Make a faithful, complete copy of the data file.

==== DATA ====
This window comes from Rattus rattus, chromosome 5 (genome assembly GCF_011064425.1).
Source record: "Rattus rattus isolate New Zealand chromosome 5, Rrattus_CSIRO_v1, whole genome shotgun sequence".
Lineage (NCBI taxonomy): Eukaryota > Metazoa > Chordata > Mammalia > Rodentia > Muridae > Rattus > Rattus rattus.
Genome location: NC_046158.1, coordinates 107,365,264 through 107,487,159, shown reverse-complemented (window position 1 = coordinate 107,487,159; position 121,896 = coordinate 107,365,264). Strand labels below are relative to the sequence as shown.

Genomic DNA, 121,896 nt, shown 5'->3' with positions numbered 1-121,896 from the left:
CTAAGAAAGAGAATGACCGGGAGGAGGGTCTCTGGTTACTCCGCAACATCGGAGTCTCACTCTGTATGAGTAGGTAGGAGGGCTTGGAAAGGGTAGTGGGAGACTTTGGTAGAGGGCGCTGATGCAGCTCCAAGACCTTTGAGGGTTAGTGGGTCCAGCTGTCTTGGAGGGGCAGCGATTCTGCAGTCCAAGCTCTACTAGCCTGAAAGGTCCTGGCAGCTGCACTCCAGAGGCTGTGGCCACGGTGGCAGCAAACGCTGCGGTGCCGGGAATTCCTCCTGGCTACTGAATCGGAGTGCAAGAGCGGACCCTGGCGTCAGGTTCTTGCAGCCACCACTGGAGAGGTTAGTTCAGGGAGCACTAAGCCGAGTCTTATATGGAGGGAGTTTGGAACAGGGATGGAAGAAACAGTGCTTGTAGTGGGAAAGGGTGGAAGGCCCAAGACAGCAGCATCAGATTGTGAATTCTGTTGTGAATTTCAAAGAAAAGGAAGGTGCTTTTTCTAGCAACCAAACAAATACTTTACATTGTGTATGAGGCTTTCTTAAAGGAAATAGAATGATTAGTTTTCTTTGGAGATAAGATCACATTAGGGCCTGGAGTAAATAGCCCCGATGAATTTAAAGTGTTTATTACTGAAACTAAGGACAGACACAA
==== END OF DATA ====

This window comes from Rattus rattus, chromosome 5 (genome assembly GCF_011064425.1).
Source record: "Rattus rattus isolate New Zealand chromosome 5, Rrattus_CSIRO_v1, whole genome shotgun sequence".
Lineage (NCBI taxonomy): Eukaryota > Metazoa > Chordata > Mammalia > Rodentia > Muridae > Rattus > Rattus rattus.
Genome location: NC_046158.1, coordinates 107,365,264 through 107,487,159, shown reverse-complemented (window position 1 = coordinate 107,487,159; position 121,896 = coordinate 107,365,264). Strand labels below are relative to the sequence as shown.

Genomic DNA, 121,896 nt, shown 5'->3' with positions numbered 1-121,896 from the left:
CTAAGAAAGAGAATGACCGGGAGGAGGGTCTCTGGTTACTCCGCAACATCGGAGTCTCACTCTGTATGAGTAGGTAGGAGGGCTTGGAAAGGGTAGTGGGAGACTTTGGTAGAGGGCGCTGATGCAGCTCCAAGACCTTTGAGGGTTAGTGGGTCCAGCTGTCTTGGAGGGGCAGCGATTCTGCAGTCCAAGCTCTACTAGCCTGAAAGGTCCTGGCAGCTGCACTCCAGAGGCTGTGGCCACGGTGGCAGCAAACGCTGCGGTGCCGGGAATTCCTCCTGGCTACTGAATCGGAGTGCAAGAGCGGACCCTGGCGTCAGGTTCTTGCAGCCACCACTGGAGAGGTTAGTTCAGGGAGCACTAAGCCGAGTCTTATATGGAGGGAGTTTGGAACAGGGATGGAAGAAACAGTGCTTGTAGTGGGAAAGGGTGGAAGGCCCAAGACAGCAGCATCAGATTGTGAATTCTGTTGTGAATTTCAAAGAAAAGGAAGGTGCTTTTTCTAGCAACCAAACAAATACTTTACATTGTGTATGAGGCTTTCTTAAAGGAAATAGAATGATTAGTTTTCTTTGGAGATAAGATCACATTAGGGCCTGGAGTAAATAGCCCCGATGAATTTAAAGTGTTTATTACTGAAACTAAGGACAGACACAA